• How long is the orientation process and what does it consist of?
  • How long would you be paired with a preceptor?
  • Are there fellowships or residencies? If so, are they accredited? (For more information about the ANCC’s Practice Transition Accreditation Program, visit www.nursingworld.org.
  • What resources are available to orientees?

Taking time to evaluate whether or not the organization is a good fit for you can save time and frustration in the future. While the job description itself might seem perfect, other factors such as work environment, schedule and organizational culture can make or break a position.

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Do Your Homework

You may not be able to get all of the information you want out of a first or even a second interview, but between those interviews and your preparation for them, you should develop a good idea what the organization is all about. A great opportunity to learn more about the role and the hospital is to shadow a current employee. Many hospitals and acute care settings offer a shadow experience as part of the interview process, but if even they do not proactively offer one, consider asking if it is a possibility. Shadow experiences allow you to learn more about the day-to-day than a job interview or job posting reveals.

Here are some other considerations:

Staffing/Patient Ratios:

While California has mandatory minimum nurse-to-patient ratios, the actual staffing of a particular institution or unit can vary widely. You should get an idea of the current staffing situation prior to accepting a job there.  Are they chronically understaffed? How many patients does each nurse have on average? How often does the unit rely on travel nurses to meet the minimum staffing requirements? Is there the possibility of mandatory overtime?

Retention/Turnover Rates:

Asking your interviewer how long they and their team have been in their roles can tell you a little bit about retention, but asking your shadow and their coworkers the same questions can be illuminating. High turnover or poor retention is not a good sign. If you can, find out why the turnover rates are so high.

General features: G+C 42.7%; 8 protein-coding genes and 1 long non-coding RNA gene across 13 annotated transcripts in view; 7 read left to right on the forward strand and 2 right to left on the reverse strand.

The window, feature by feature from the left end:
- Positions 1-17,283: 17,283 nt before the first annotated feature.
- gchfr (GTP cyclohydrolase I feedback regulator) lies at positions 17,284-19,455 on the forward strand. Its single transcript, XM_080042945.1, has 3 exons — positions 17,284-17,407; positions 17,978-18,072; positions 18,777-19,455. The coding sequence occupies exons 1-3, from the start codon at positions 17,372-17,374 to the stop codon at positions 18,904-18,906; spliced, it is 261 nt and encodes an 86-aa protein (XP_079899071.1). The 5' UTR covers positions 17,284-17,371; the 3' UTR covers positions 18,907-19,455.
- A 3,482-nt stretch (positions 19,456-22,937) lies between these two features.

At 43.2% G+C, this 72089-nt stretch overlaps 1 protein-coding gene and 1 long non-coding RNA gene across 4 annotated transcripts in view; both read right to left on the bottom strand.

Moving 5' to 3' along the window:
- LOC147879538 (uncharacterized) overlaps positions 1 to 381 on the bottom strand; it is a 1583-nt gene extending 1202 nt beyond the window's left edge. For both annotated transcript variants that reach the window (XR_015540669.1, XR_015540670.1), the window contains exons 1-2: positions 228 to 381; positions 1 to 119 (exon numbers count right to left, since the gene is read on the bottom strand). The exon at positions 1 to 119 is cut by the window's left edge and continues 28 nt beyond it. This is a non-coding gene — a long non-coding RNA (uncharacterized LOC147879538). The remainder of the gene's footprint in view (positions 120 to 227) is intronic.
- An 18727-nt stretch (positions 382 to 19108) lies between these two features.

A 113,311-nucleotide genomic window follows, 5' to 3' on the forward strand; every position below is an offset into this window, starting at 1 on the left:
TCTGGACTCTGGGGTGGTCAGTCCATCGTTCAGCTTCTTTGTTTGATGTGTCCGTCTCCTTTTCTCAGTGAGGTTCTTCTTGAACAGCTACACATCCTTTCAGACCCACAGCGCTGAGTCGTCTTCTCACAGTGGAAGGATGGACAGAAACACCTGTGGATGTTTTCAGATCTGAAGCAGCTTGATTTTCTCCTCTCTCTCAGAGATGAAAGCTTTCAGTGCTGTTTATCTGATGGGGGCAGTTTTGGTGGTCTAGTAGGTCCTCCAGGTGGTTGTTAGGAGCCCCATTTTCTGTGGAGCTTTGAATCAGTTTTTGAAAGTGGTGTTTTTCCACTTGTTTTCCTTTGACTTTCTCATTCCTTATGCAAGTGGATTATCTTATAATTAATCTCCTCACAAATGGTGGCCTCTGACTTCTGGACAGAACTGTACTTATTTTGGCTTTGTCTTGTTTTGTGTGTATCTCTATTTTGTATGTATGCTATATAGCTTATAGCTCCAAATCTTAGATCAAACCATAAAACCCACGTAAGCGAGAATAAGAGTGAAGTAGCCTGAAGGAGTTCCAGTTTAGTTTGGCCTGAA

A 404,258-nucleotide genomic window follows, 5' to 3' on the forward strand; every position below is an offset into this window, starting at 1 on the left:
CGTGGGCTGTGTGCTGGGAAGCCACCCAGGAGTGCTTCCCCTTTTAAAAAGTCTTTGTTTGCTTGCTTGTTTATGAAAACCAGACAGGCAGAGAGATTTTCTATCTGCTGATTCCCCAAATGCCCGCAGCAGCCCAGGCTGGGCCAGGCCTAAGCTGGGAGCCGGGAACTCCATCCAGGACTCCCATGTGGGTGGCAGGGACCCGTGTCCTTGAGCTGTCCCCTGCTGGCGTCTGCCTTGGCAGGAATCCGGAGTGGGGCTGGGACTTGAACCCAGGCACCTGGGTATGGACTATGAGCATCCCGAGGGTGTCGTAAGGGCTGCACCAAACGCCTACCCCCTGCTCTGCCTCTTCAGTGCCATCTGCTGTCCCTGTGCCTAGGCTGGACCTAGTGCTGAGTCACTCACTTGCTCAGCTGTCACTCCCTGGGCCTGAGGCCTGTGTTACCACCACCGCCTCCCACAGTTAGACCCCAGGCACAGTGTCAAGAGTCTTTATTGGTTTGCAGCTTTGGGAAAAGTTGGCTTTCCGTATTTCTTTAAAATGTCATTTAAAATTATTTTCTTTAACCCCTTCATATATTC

Professional Development Opportunities:

Asking about professional development is a good way to demonstrate your interest in growing within the organization and show your commitment to improving your skills — positive attributes in a potential employee. Leadership development and mentoring programs, access to free continuing education and an emphasis on obtaining professional certifications are all ways the hospital can promote nurses’ professional growth. Consider how these opportunities fit into your goals.


Networking has played a crucial role in helping me land several of my jobs over the years. Attending events, joining committees, meeting others in the field and staying in touch are effective ways to learn about new opportunities. A simple introduction and brief conversation can have a big impact on your career. Keeping an active, up-to-date LinkedIn profile is another great way to stay connected and network with even more individuals.

Finding a new job is never easy. There are always going to be pros and cons to every position, but at the end of the day, what matters most is how well the job fits your goals and values. The exciting thing about nursing is our ability to work just about anywhere, doing a multitude of different things, with the common goal of improving health. Never stop seeking new opportunities that bring you closer to your professional goals and keep you fulfilled!

JESSICA DZUBAK, RN, MSN, is the director of nursing practice for the Ohio Nurses Association. She is also a freelance writer specializing in the healthcare industry. She enjoys her two dogs, who add commentary to her articles by laying their heads across the keyboard while she’s writing.